International Journal for Numerical Methods in Biomedical Engineering

Cover image for Vol. 28 Issue 10

Special Issue: Computational and Numerical Modelling in Neuromechanics and Biomechanics

October 2012

Volume 28, Issue 10

Pages 1001–1081

Issue edited by: Professor Thomas Franz

  1. Editorial

    1. Top of page
    2. Editorial
    3. Review Articles
    4. Research Articles
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  2. Review Articles

    1. Top of page
    2. Editorial
    3. Review Articles
    4. Research Articles
    1. Review and perspective: neuromechanical considerations for predicting muscle activation patterns for movement (pages 1003–1014)

      Lena H. Ting, Stacie A. Chvatal, Seyed A. Safavynia and J. Lucas McKay

      Version of Record online: 16 MAY 2012 | DOI: 10.1002/cnm.2485

      Thumbnail image of graphical abstract

      Muscle coordination may be impossible to predict accurately based on biomechanical considerations alone because of redundancy in the musculoskeletal system. Here, we present a review of recent work demonstrating that muscle activation patterns may reflect a hierarchical and low-dimensional structure of neuromotor outputs that reflect control of task-level goals. Understanding the goals and organization of the neural control of movement may provide useful reduced dimension parameter sets to address the degrees-of-freedom problem in musculoskeletal movement control.

    2. Neuromechanic: A computational platform for simulation and analysis of the neural control of movement (pages 1015–1027)

      Nathan E. Bunderson, Jeffrey T. Bingham, M. Hongchul Sohn, Lena H. Ting and Thomas J. Burkholder

      Version of Record online: 17 MAY 2012 | DOI: 10.1002/cnm.2486

      Thumbnail image of graphical abstract

      We have developed an intrinsically forward computational platform (Neuromechanic, www.neuromechanic.com) that explicitly represents the interdependencies among rigid body dynamics, frictional contact, muscle mechanics, and neural control modules. This formulation has significant advantages for optimization and forward simulation, particularly with application to neural controllers with feedback or regulatory features.

  3. Research Articles

    1. Top of page
    2. Editorial
    3. Review Articles
    4. Research Articles
    1. Inspiration from nature: dynamic modelling of the musculoskeletal structure of the seahorse tail (pages 1028–1042)

      Tomas Praet, Dominique Adriaens, Sofie Van Cauter, Bert Masschaele, Matthieu De Beule and Benedict Verhegghe

      Version of Record online: 25 JUN 2012 | DOI: 10.1002/cnm.2499

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      The seahorse tail demonstrates a remarkable combination of radial stiffness and bending flexibility. We therefore constructed a versatile dynamic model of the seahorse tail in order to study the biomechanics of this specialised musculoskeletal structure. The insights derived from the model can inspire the design of innovative applications in biomedical engineering.

    2. Evaluation of carotid stent scaffolding through patient-specific finite element analysis (pages 1043–1055)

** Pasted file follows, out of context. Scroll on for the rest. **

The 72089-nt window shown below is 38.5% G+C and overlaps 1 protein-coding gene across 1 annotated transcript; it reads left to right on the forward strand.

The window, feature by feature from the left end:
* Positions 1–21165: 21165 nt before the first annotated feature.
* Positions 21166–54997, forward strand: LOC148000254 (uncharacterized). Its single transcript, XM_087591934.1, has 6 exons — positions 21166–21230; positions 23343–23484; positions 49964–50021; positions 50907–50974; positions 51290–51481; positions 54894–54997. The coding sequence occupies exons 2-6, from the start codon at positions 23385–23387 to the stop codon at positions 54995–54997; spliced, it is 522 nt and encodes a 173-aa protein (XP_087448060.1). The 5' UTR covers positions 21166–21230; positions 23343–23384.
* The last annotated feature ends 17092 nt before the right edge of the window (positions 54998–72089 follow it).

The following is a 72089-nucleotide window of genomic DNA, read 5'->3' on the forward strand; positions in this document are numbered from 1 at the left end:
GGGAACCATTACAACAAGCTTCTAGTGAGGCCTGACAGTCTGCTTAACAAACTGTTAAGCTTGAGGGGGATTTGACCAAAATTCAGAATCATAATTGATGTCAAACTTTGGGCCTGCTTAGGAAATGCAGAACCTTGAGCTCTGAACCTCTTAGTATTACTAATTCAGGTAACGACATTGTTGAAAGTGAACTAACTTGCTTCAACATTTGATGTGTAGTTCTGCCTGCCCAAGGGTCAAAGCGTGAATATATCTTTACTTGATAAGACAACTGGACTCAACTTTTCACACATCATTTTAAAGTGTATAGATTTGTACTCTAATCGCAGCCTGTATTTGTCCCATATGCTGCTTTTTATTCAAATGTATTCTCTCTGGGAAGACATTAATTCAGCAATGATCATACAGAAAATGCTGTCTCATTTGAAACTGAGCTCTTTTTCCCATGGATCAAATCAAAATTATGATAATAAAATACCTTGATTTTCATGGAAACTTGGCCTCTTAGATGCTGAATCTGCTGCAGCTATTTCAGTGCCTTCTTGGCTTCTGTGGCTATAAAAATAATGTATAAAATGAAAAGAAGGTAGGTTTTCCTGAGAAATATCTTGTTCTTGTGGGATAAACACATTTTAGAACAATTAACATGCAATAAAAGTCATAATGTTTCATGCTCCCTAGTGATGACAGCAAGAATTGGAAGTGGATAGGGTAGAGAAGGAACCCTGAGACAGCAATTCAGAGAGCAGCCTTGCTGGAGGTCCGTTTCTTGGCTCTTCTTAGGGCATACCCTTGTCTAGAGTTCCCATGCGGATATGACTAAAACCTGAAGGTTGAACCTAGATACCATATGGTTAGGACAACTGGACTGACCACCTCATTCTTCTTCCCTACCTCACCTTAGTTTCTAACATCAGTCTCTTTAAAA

F. Auricchio, M. Conti, M. Ferraro and A. Reali

      Version of Record online: 25 AUG 2012 | DOI: 10.1002/cnm.2509

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      Vessel scaffolding is usually measured as the cell area of the stent in free-expanded configuration, neglecting thus the actual stent configuration within the vascular anatomy. In this study, we measure the cell area of four different stent designs deployed in a realistic carotid artery model through patient-specific finite element analysis. The results suggest that after deployment, the cell area change along the stent length and the related reduction with respect to the free-expanded configuration are functions of the vessel tapering.

    3. Mechanics of the foot Part 1: A continuum framework for evaluating soft tissue stiffening in the pathologic foot (pages 1056–1070)

      J.W. Fernandez, M.Z. Ul Haque, P.J. Hunter and K. Mithraratne

      Version of Record online: 25 JUN 2012 | DOI: 10.1002/cnm.2494

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      An anatomically-based foot modelling framework is used to explore the influence of tissue stiffening typically observed in diabetes or gout. The model is derived from the Physiome project repository with anisotropic material properties embedded in a subject-specific customised continuum. Motion capture was used for bone kinematics and an emed® pressure platform for surface pressure validation. Predicted internal stresses increased at a higher rate than surface pressures, indicating that internal pathology may arise before changes at the foot surface.

    4. Mechanics of the foot Part 2: A coupled solid–fluid model to investigate blood transport in the pathologic foot (pages 1071–1081)

      K. Mithraratne, H. Ho, P.J. Hunter and J.W. Fernandez

      Version of Record online: 25 JUN 2012 | DOI: 10.1002/cnm.2493

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      A coupled computational model consisting of a soft tissue continuum and an embedded network of major arteries of the foot is developed to investigate blood flow under normal and pathologic conditions. The hydrostatic pressure distribution within the tissue is determined by its mechanical properties and acts on the external surface of the arteries. Simulation results reveal that a twofold increase in tissue stiffness results in about 28% reduction in blood supply to the affected region for the same loading conditions.

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